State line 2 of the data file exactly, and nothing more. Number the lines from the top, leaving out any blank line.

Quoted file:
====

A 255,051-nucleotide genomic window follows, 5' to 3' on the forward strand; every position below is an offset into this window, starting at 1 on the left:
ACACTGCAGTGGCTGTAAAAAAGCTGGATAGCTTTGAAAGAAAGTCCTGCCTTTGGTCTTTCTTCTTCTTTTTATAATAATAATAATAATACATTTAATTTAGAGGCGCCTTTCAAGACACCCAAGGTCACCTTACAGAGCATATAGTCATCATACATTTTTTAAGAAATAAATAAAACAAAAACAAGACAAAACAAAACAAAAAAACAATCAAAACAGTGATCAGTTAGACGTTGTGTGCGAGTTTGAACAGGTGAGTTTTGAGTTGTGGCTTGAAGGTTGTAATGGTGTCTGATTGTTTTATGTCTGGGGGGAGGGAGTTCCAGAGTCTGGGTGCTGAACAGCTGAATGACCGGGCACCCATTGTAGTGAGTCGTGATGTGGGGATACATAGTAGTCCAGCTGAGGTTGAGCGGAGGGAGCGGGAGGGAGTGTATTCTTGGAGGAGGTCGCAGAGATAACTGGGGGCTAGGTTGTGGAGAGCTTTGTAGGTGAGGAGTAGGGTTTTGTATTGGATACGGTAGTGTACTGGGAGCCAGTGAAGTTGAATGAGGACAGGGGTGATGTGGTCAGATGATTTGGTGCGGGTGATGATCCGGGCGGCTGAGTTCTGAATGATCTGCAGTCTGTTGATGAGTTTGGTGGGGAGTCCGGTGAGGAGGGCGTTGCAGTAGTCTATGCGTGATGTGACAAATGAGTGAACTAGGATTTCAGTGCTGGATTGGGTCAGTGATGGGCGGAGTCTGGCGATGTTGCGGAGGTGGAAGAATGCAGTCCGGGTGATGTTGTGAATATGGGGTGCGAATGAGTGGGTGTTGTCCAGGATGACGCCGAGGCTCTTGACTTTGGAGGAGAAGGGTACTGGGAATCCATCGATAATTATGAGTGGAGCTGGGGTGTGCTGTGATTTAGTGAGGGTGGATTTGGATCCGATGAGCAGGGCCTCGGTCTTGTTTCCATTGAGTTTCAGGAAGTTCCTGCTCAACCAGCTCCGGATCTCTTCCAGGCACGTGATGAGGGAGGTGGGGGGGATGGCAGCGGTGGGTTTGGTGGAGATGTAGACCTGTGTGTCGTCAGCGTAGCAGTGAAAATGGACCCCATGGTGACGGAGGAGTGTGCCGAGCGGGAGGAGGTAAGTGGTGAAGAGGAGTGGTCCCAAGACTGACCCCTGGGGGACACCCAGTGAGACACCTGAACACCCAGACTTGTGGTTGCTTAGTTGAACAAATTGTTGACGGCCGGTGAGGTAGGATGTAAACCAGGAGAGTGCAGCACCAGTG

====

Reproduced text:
ACACTGCAGTGGCTGTAAAAAAGCTGGATAGCTTTGAAAGAAAGTCCTGCCTTTGGTCTTTCTTCTTCTTTTTATAATAATAATAATAATACATTTAATTTAGAGGCGCCTTTCAAGACACCCAAGGTCACCTTACAGAGCATATAGTCATCATACATTTTTTAAGAAATAAATAAAACAAAAACAAGACAAAACAAAACAAAAAAACAATCAAAACAGTGATCAGTTAGACGTTGTGTGCGAGTTTGAACAGGTGAGTTTTGAGTTGTGGCTTGAAGGTTGTAATGGTGTCTGATTGTTTTATGTCTGGGGGGAGGGAGTTCCAGAGTCTGGGTGCTGAACAGCTGAATGACCGGGCACCCATTGTAGTGAGTCGTGATGTGGGGATACATAGTAGTCCAGCTGAGGTTGAGCGGAGGGAGCGGGAGGGAGTGTATTCTTGGAGGAGGTCGCAGAGATAACTGGGGGCTAGGTTGTGGAGAGCTTTGTAGGTGAGGAGTAGGGTTTTGTATTGGATACGGTAGTGTACTGGGAGCCAGTGAAGTTGAATGAGGACAGGGGTGATGTGGTCAGATGATTTGGTGCGGGTGATGATCCGGGCGGCTGAGTTCTGAATGATCTGCAGTCTGTTGATGAGTTTGGTGGGGAGTCCGGTGAGGAGGGCGTTGCAGTAGTCTATGCGTGATGTGACAAATGAGTGAACTAGGATTTCAGTGCTGGATTGGGTCAGTGATGGGCGGAGTCTGGCGATGTTGCGGAGGTGGAAGAATGCAGTCCGGGTGATGTTGTGAATATGGGGTGCGAATGAGTGGGTGTTGTCCAGGATGACGCCGAGGCTCTTGACTTTGGAGGAGAAGGGTACTGGGAATCCATCGATAATTATGAGTGGAGCTGGGGTGTGCTGTGATTTAGTGAGGGTGGATTTGGATCCGATGAGCAGGGCCTCGGTCTTGTTTCCATTGAGTTTCAGGAAGTTCCTGCTCAACCAGCTCCGGATCTCTTCCAGGCACGTGATGAGGGAGGTGGGGGGGATGGCAGCGGTGGGTTTGGTGGAGATGTAGACCTGTGTGTCGTCAGCGTAGCAGTGAAAATGGACCCCATGGTGACGGAGGAGTGTGCCGAGCGGGAGGAGGTAAGTGGTGAAGAGGAGTGGTCCCAAGACTGACCCCTGGGGGACACCCAGTGAGACACCTGAACACCCAGACTTGTGGTTGCTTAGTTGAACAAATTGTTGACGGCCGGTGAGGTAGGATGTAAACCAGGAGAGTGCAGCACCAGTG